Bioconstruction is becoming Popular in Mexico

The Imagina cultural center on the outskirts of León, Mexico, is housed in a big, multistory facility, constructed mostly from locally dug adobe soil;  it is engineered using bioconstruction techniques, a holistic building technique that aims to achieve a circular economy, minimizing waste and benefiting people. In fact, all 3,500 square meters (about 37,700 square feet) are meant to serve as a bold demonstration of bioconstruction principles.

Its two red domes reach gracefully skyward, and its roof is partly covered in solar panels. It’s a feel-good space inside, with excellent ventilation and pleasant temperatures maintained without air conditioning year-round. The center is flanked by a kitchen garden, flower garden, and an edible forest. The building also boasts composting toilets.

“Harmony is the key principle,” says Peter van Lengen, Imagina’s lead architect. “Buildings need to be in harmony with the surrounding nature and community.” This implies not only the use of local, eco-friendly materials, but also the recruiting and training of local craftspeople. After receiving a crash course in building with adobe, 130 newly trained bricklayers from the city were hired to complete the two-year construction project.

When the building of Imagina was completed in 2016, its inauguration was a huge social event, attended by the state governor, city mayor, and also those who built it, including a proud group of young former substance abusers. “They were weeping when they were handed over a diploma for their participation,” Laura Alba, who works with Imagina, recalls. “Thanks to the diploma, many of them have found work elsewhere.”

Peter van Lengen is the son of Johan van Lengen, whose Barefoot Architect’s Manual became famous in the 1980s. It’s a tome nowadays recognized as the bioconstruction bible. Imagina’s completion was a dream come true for van Lengen too. “I thought it would be the beginning of a new era of bioconstruction,“ he says, because the 2016 grand opening nearly coincided with a crucial moment in international diplomacy, coming less than a year after the historic Paris climate agreement was reached.

Alejandra Caballero, a gray-haired woman who always wears overalls, is the director of Mexico‘s most famous bioconstruction school, the Proyecto San Isidro, situated on the outskirts of the of Tlaxco, a short drive from Mexico City. Her school consists of half a dozen adobe buildings — dormitories with bathrooms, a kitchen, and a green-roofed library — each with a unique design, using and displaying different bioconstruction methods.

When building a bathroom with adobe it must be made water-resistant. That requires a 2,000-year-old plastering technique called Moroccan stucco, which requires the mixing of adobe with lime in precise proportions, and then polishing with agate or obsidian stones. The result is a smooth, marbled, water-repellent surface.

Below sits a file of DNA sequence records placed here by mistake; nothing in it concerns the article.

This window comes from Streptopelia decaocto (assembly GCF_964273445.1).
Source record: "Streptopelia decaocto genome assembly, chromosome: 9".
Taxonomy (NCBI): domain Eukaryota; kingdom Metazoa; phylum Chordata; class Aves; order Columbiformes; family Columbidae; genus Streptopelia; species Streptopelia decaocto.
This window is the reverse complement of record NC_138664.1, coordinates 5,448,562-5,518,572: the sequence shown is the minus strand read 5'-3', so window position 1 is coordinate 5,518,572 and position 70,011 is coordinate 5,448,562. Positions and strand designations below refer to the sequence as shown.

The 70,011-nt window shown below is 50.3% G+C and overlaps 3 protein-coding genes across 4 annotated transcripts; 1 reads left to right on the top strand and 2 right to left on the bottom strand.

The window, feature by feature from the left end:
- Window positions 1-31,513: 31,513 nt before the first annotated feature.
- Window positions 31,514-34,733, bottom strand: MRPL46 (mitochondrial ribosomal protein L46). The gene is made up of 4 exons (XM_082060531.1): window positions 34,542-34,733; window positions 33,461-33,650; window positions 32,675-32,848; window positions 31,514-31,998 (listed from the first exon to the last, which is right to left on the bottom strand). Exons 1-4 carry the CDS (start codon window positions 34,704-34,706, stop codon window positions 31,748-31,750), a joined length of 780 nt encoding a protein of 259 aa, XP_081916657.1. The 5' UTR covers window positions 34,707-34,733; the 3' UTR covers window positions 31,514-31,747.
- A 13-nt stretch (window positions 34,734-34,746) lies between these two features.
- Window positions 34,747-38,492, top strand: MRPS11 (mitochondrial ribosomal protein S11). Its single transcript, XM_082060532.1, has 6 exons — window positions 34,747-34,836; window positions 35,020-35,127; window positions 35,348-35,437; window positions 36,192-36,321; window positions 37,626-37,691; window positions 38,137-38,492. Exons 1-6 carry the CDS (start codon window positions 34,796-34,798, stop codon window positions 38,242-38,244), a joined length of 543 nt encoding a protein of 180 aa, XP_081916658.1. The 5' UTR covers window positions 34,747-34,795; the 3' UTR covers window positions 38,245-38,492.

Bioconstruction requires hands-on skill, not heavy machinery, so it creates lots of jobs and therefore a healthier, more resilient local economy. It can also lower the long-term costs of heating and air conditioning, in some environments reducing them to zero.

Bioconstruction can also last for centuries. To illustrate that point, one need look no further than Arg-e Bam in Iran, a trading center on the famous Silk Road. Bam was built in the third century entirely of mud clay bricks and the trunks of palm trees. In German cities, one can still find beautifully conserved timber clay construction from the Medieval period.

Bioconstruction also suffers from the realities and misperceptions of today’s conventional home building and real estate markets: When considering bioconstruction, “Owners are afraid of high maintenance costs, about not being able to resell the house, and credit or financing that is hard to obtain,” says van Lengen. But those fears arose relatively recently. Bioconstruction with adobe was very popular in Mexico until the revolution there in the 1920s. Yet, adobe Catholic missions, some enduring since the 16th and 17th centuries, still dot the Mexican and U.S. Southwest landscape today.

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1 thought on “Bioconstruction is becoming Popular in Mexico”

  1. Pretty cool buildings for sure! Building with these organic, alternate materials is one of the few things that developing countries do better than developed nations, we can learn something from those “third world” countries. Mortgages, insurance and laws in most of the developed world (especially North America and Western Europe) aren’t very conducive to such construction practices unfortunately.


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